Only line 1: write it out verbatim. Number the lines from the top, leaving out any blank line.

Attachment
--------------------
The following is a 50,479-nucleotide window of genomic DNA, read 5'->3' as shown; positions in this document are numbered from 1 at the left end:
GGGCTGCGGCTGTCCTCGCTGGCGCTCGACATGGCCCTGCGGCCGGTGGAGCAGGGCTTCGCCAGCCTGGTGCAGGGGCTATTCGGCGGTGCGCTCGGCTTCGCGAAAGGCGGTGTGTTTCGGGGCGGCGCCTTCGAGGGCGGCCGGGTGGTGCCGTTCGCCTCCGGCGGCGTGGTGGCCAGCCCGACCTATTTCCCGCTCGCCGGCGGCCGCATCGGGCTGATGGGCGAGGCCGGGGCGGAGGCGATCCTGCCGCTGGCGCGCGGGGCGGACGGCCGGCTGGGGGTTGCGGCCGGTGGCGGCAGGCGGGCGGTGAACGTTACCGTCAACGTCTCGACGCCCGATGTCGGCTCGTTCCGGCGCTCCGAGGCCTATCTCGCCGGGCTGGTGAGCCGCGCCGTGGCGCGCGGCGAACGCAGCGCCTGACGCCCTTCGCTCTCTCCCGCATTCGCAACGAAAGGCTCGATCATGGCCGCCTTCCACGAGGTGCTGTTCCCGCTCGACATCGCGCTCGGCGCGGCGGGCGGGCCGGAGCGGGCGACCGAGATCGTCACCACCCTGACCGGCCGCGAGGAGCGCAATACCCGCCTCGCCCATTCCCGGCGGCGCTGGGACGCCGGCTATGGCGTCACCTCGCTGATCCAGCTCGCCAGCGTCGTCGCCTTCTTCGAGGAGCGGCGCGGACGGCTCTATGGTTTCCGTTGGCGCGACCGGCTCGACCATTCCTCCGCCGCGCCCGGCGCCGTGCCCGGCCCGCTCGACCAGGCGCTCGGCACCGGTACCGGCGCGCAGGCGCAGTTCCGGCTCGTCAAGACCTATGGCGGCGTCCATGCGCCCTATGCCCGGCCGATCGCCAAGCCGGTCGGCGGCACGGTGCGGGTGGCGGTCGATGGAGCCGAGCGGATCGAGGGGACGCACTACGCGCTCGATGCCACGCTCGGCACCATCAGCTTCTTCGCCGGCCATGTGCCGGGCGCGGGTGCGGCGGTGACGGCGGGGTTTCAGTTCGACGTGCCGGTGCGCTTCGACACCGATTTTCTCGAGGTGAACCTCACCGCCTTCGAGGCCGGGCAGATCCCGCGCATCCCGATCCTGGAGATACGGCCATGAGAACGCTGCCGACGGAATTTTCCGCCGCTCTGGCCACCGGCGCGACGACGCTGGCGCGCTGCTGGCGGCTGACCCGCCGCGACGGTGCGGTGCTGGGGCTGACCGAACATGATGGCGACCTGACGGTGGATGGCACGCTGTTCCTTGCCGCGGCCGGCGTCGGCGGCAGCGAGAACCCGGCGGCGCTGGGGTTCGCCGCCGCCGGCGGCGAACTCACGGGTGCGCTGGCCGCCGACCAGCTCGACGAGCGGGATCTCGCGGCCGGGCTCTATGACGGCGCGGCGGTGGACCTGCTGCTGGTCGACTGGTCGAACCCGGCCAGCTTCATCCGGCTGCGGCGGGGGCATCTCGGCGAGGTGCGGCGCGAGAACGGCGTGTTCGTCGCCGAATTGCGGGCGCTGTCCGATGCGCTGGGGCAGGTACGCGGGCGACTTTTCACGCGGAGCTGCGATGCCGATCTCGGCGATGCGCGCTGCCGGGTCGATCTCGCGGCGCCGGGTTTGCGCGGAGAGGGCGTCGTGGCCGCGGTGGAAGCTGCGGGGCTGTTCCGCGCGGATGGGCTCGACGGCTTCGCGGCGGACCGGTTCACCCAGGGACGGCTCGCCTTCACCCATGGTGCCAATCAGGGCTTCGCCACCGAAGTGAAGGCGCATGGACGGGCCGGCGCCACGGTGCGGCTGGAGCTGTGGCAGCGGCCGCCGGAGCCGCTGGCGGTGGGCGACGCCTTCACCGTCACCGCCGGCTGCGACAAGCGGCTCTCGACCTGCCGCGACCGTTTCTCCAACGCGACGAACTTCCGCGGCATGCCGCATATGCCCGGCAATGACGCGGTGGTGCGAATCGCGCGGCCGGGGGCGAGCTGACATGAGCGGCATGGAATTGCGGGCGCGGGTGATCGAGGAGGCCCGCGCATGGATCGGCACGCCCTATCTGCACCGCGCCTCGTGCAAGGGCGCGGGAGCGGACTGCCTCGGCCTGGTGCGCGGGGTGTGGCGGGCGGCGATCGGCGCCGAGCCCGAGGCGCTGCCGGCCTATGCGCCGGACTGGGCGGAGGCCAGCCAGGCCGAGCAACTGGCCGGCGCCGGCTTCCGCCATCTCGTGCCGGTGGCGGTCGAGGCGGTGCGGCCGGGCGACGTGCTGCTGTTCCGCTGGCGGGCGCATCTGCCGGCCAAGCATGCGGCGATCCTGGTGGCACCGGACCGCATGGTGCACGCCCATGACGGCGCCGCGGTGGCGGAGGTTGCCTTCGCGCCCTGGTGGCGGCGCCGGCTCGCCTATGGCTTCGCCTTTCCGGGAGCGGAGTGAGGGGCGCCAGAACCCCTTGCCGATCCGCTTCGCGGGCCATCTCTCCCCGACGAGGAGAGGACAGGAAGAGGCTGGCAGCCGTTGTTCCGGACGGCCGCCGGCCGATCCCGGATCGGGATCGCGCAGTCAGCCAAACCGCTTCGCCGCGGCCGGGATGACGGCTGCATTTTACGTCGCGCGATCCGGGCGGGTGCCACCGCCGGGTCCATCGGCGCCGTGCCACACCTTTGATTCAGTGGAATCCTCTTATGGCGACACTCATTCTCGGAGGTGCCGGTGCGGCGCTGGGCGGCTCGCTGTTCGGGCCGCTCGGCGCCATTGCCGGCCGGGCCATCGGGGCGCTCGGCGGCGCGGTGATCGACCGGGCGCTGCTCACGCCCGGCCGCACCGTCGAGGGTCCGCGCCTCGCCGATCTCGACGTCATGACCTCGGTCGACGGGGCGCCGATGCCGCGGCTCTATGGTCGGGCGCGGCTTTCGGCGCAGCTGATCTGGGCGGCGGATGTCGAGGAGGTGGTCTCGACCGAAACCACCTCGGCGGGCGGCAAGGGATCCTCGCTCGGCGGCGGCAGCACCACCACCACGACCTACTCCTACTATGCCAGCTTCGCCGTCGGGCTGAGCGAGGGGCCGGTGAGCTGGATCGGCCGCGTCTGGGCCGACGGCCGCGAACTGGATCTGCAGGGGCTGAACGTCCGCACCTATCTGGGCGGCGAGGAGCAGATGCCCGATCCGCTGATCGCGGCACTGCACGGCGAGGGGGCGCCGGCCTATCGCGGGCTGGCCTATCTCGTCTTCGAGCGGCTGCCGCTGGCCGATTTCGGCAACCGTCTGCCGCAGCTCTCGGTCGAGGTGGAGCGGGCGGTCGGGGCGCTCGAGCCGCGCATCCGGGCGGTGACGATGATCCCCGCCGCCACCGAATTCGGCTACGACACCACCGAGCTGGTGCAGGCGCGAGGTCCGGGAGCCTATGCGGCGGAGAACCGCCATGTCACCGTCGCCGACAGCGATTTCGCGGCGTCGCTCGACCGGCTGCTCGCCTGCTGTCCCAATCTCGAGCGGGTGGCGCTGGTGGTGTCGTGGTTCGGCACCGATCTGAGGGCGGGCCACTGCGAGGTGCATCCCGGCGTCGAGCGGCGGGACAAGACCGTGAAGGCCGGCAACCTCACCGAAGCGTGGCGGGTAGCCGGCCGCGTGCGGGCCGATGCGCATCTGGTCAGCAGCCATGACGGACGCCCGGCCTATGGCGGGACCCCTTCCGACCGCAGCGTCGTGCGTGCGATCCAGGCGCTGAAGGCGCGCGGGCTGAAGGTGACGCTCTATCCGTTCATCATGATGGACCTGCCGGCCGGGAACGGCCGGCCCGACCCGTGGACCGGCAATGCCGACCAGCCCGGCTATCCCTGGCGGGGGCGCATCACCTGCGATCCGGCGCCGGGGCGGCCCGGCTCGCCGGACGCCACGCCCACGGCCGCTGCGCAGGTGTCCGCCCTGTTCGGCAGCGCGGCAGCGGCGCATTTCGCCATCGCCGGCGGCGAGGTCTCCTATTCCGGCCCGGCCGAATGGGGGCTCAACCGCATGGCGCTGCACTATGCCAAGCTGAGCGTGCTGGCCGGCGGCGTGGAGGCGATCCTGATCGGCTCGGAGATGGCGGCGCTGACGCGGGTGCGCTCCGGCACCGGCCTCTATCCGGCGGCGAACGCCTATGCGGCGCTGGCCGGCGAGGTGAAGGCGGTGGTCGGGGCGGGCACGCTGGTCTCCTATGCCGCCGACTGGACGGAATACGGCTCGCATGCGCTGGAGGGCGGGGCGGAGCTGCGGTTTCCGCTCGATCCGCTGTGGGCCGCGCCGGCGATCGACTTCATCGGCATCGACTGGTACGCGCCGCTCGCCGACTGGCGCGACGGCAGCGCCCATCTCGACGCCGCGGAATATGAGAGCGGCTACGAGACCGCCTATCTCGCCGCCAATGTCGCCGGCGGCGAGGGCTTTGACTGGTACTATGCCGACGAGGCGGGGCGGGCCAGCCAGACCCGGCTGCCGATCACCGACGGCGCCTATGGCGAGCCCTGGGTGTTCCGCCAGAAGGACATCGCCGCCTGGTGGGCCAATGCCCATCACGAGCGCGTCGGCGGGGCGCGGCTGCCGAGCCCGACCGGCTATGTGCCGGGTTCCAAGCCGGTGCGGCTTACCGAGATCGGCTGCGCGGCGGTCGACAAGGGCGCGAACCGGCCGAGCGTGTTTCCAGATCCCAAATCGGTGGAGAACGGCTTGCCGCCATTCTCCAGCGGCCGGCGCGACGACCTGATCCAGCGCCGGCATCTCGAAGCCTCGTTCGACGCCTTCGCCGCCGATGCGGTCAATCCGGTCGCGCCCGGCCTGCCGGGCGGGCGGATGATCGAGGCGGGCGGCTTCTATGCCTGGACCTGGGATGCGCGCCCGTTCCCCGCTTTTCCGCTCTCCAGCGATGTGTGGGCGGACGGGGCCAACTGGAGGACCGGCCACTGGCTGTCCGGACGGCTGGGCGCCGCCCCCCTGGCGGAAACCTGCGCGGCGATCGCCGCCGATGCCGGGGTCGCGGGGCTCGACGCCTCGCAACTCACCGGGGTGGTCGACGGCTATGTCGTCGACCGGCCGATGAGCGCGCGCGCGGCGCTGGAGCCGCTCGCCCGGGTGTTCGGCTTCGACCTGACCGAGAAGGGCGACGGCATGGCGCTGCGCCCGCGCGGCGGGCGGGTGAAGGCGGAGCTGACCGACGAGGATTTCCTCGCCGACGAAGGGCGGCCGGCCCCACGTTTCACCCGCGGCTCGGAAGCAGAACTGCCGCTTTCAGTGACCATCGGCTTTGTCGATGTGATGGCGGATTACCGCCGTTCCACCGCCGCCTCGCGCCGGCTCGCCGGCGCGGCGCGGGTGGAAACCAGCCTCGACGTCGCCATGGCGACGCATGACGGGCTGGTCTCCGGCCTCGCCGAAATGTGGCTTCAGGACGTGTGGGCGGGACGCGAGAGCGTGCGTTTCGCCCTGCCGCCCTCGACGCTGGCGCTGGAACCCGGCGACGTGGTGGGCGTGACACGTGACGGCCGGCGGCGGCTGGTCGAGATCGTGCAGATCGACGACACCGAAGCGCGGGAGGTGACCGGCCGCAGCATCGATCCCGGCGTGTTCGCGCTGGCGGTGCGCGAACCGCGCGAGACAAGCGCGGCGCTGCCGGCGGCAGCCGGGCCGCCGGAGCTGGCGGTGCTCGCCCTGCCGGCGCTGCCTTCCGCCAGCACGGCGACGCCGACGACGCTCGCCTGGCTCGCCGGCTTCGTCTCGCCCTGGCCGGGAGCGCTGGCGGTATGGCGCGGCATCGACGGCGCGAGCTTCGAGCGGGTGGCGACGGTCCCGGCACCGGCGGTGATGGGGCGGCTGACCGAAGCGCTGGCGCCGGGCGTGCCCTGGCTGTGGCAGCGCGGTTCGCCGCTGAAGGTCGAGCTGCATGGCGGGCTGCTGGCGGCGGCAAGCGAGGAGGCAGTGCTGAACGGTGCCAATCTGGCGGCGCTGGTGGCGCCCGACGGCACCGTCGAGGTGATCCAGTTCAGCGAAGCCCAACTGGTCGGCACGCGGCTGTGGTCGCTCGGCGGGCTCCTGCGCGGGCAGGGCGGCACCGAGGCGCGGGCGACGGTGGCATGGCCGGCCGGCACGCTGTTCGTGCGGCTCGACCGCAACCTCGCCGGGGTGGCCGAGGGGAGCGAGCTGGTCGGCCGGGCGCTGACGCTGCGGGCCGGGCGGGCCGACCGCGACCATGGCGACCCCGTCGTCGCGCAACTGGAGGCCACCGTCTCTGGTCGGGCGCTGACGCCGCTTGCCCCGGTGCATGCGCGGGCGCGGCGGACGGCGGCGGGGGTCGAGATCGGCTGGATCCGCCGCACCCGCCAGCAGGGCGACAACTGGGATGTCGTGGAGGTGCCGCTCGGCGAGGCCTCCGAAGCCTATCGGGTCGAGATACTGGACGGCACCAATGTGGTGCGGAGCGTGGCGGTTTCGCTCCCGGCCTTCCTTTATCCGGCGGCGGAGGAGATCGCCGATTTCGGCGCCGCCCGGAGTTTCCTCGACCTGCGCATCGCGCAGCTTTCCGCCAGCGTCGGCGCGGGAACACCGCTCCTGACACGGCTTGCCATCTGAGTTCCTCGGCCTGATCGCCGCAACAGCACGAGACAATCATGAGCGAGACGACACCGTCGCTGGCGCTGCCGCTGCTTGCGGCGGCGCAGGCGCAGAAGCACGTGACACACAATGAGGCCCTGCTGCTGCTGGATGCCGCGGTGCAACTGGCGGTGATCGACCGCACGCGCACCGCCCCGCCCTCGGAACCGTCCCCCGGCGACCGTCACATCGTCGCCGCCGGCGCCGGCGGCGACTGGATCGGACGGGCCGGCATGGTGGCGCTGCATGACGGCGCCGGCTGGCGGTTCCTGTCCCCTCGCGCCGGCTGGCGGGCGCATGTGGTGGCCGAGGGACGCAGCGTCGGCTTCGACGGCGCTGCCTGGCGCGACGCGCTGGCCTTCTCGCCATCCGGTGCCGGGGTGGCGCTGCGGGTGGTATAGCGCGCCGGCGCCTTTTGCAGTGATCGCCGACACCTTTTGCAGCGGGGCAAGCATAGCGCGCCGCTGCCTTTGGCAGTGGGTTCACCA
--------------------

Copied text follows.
The following is a 50,479-nucleotide window of genomic DNA, read 5'->3' as shown; positions in this document are numbered from 1 at the left end: